• Two Detroit batters walked and later scored, and another was hit by pitch and scored — and the Royals lost by … drum roll, please … three runs.
Getz and 2012
Chris says he would like to return to the Royals (we talked about what a pain it is to go to a new job and try to figure out who’s who). Chris said he would embrace the role of utility player if that’s what the Royals ask him to do. He has been working out at shortstop and says he’s getting more comfortable with the position.
Getzie was working at short the other day, taking grounders and Eddie Rodriguez was hitting them off flips from John Wathan. Eddie says the balls that come off the bat from flips (a ball flipped underhand to the hitter) are more realistic than balls hit from fungos. (Who knew?)
Anyway, Chris would like to be back in 2012.
After batting practice, I got a few minutes with pitching coach Bob McClure, and he confirmed that Luis Mendoza was trying to get through the Detroit lineup the first time Tuesday night with as many fastballs as possible. I told Mac I had noticed Luis threw off-speed stuff the first time through the order, but only to lefties. Mac said that was right. Mendoza has a fastball that cuts in on right-handers, but he had to add off-speed to the mix when facing left-handers.
Leyland’s in charge
I was told that Tigers manager Jim Leyland does not delegate parts of the game to other coaches while the game is on. He’s on the top step, making the calls, pitch by pitch. I also was told that you could see White Sox manager Ozzie Guillen mailing it in during Chicago’s last series against the Royals, ignoring the game and holding court in the dugout.
Leyland’s about 120 years old (that number may be wrong), but he’s still out there hitting fungos during early work. And any guy that lit up Barry Bonds for being a jerk is OK in my book.
Speaking of early work
A Detroit coach was throwing early BP to hitters and calling out situations before each pitch, runner on third, infield back and so on. It was amazing how often the hitter delivered the right kind of ball in play for the situation. When you see these guys come through in the clutch, it ain’t an accident. They prepared for the moment.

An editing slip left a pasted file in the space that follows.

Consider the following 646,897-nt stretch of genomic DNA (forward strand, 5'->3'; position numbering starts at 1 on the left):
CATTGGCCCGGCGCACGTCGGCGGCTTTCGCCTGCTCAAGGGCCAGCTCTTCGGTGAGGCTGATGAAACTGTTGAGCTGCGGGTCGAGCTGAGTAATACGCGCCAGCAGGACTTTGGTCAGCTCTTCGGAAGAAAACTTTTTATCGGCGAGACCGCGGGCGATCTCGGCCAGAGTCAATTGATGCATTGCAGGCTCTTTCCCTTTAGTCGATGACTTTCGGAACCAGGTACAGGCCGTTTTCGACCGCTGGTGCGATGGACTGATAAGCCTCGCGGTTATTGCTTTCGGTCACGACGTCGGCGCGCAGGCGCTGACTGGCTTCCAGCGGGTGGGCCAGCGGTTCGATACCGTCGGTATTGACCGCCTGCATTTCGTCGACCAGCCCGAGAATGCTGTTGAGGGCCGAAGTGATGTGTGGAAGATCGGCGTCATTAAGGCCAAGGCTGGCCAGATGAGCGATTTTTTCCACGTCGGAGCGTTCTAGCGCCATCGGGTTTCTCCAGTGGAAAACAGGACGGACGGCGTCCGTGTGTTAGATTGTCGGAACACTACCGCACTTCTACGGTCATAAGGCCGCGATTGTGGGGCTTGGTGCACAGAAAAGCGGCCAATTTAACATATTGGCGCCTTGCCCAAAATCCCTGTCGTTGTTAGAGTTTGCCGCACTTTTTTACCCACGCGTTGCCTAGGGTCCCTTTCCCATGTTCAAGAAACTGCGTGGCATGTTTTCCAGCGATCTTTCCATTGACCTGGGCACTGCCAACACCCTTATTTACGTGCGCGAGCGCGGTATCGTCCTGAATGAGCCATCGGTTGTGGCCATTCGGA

A 5-5-3 in your scorebook
Third baseman Mike Moustakas got as laser beam hit at him in the fourth inning by Jhonny Peralta. Moose tried to backhand it, and the ball glanced off his glove and shot straight up in the air. Mike grabbed it with his bare hand and threw to first baseman Eric Hosmer, who picked the short hop.
Coincidentally, the day before Mike and I had talked about plays like that. He said that when a ball is hit hard, you have to play it slow and soft. If you make a hard movement in reaction, the ball will bounce off you. When the ball is hit softly, you need to play it aggressively. Really charge the slow rollers, and play soft on the hard shots.
I guess Mike didn’t play the ball softly enough, but he still got the out.
P.S.: The veterans make the rookies dress in crazy outfits for the last road trip of the season, and Moose wanted to know whether I knew what he was going to get stuck with. I told him no, but I also said I ratted him out to the veterans. Mike had told me he hates clowns, so of course I told Chris Getz. (Hey, I’ll keep some secrets, but if I can get Moose to wear a clown costume to Chicago, I’m not passing up the opportunity.)